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Technicolor 3D


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#1 Chris D Walker

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Posted 27 September 2009 - 10:37 AM

I found this today:

Technicolor 3D

An 'in-between' for flat 35mm and digital projection that uses a patented lens design, capable of being run on standard 35mm projectors with circular polarisation techniques the same as Real-D and Dolby Digital 3D.

They say test audiences find little distinction between this system and 2K projection when screening 'The Final Destination 3D'.

Has this just been announced or around for some time? Will this actually be used in theatres in the US and overseas?

As always, thanks for any replies.
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#2 Russell Richard Fowler

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Posted 27 September 2009 - 06:32 PM

As a person who did scores of 3D installations using four different lens /prism / mirror systems during the last peak in the 1980's.........the use of 35mm to augment digital 3D is do...able. There has been a worldwide upgrade / improvement of cinemas in the 1990's in which lamphouse and lens design for 35mm projectors are much better than the 1980's. The cost of Digital 3D installation is several 100% higher than conventional existing 35mm equipment so present 3D screen availability is poor.

There is a three to five year window to allow a film based 3D system to be used in addition to Digital 3D.....the low cost compared to Digital would allow it to be a "fast depreciation", almost a disposible, item. Circular polarization versus the 45/45 linear used in the 1980's is not a big deal.........Dolby is an interference color system using a standard (high gain) white screen, so other than cost, Technicolor's proposal targets RealD and other systems which rely on a silver screen. This would also be a good option for move overs to smaller auditoriums on film after a "digital open" for a feature.......due to lack of Digital 3D screens, many films are being dumped due to studio schedules for existing auditoriums.

Next month is the next cinema operator's convention - ShowEast in Orlando, Florida....if Technicolor has a system that is easily deployed; it will probably be shown......

Edited by Russell Richard Fowler, 27 September 2009 - 06:35 PM.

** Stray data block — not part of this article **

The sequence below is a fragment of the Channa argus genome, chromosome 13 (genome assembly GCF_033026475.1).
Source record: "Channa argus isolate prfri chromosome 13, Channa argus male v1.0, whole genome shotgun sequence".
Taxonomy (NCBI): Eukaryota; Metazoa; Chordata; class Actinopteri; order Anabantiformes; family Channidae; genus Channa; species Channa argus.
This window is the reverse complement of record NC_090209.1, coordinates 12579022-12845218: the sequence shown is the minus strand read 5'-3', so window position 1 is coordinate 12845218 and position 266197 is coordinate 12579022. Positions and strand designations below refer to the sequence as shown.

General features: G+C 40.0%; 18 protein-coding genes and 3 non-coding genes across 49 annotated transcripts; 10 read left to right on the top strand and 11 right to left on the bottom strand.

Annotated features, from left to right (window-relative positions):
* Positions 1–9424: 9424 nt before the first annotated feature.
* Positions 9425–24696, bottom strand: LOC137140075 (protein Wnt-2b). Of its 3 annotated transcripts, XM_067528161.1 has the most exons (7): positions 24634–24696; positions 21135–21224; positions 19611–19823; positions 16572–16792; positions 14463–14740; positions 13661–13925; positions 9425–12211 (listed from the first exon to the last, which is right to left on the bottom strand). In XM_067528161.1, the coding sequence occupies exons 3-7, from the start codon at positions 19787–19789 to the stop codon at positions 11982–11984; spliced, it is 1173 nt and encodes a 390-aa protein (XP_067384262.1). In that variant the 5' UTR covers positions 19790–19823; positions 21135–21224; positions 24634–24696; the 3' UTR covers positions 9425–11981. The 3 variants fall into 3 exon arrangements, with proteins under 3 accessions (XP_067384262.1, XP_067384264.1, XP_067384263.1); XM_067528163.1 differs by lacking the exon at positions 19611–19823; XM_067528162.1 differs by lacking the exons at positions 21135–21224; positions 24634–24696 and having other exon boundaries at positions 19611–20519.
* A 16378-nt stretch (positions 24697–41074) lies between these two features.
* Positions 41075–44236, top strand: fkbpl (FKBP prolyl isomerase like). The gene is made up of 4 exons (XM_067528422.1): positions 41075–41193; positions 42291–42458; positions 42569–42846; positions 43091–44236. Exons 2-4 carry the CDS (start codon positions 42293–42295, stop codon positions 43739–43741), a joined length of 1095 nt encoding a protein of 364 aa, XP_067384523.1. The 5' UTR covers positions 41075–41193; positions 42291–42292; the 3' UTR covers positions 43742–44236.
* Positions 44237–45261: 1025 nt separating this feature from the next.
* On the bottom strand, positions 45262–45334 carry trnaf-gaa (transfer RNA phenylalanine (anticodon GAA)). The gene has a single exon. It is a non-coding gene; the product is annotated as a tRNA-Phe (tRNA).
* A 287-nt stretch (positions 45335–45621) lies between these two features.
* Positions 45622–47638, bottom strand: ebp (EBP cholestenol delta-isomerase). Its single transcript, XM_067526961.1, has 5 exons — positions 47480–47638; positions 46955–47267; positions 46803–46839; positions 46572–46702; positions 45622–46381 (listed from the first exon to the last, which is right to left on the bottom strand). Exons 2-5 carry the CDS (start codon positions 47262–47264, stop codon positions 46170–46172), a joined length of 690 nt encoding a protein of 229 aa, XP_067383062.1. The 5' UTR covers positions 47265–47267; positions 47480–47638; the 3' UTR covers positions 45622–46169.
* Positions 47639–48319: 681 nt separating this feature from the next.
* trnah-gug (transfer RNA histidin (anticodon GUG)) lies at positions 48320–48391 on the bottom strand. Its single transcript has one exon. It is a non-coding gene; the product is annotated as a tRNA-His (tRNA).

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#3 Leo Anthony Vale

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Posted 28 September 2009 - 03:51 PM

An 'in-between' for flat 35mm and digital projection that uses a patented lens design, capable of being run on standard 35mm projectors with circular polarisation techniques the same as Real-D and Dolby Digital 3D.

They say test audiences find little distinction between this system and 2K projection when screening 'The Final Destination 3D'.

Has this just been announced or around for some time? Will this actually be used in theatres in the US and overseas?


This was discussed on Cinematography.com.
It's an over/under system like the ones used in the early 80s.

Ray Zone claims technicolor consulted with Chris Condon on the projection lens design.
Here's condon's patent:

http://www.google.co...E...don&f=false

Here's Ray Zone's comments:

"Ray Zone responds:

It's an over/under alternate frame 35mm single strip film solution, a throwback to 1980s 3D. Chris Condon consulted with Technicolor on developing single split lens which goes on projector. Masking on port glass. Circular polarizer in lens and glasses (to conform to RealD spec). Still requires silver screen.


Saw Final Destination 4 in 3D at Burbank AMC with process. Works fine, but all the potential problems with pseudoscopic error (if frames switched - each 2 perfs high in 4 perf area) and possible light loss at corners of frame still present.

Meanwhile, Harkness-Hall is working 3 shifts 24/7 to produce silver screens for 3D rollout."
09-21-09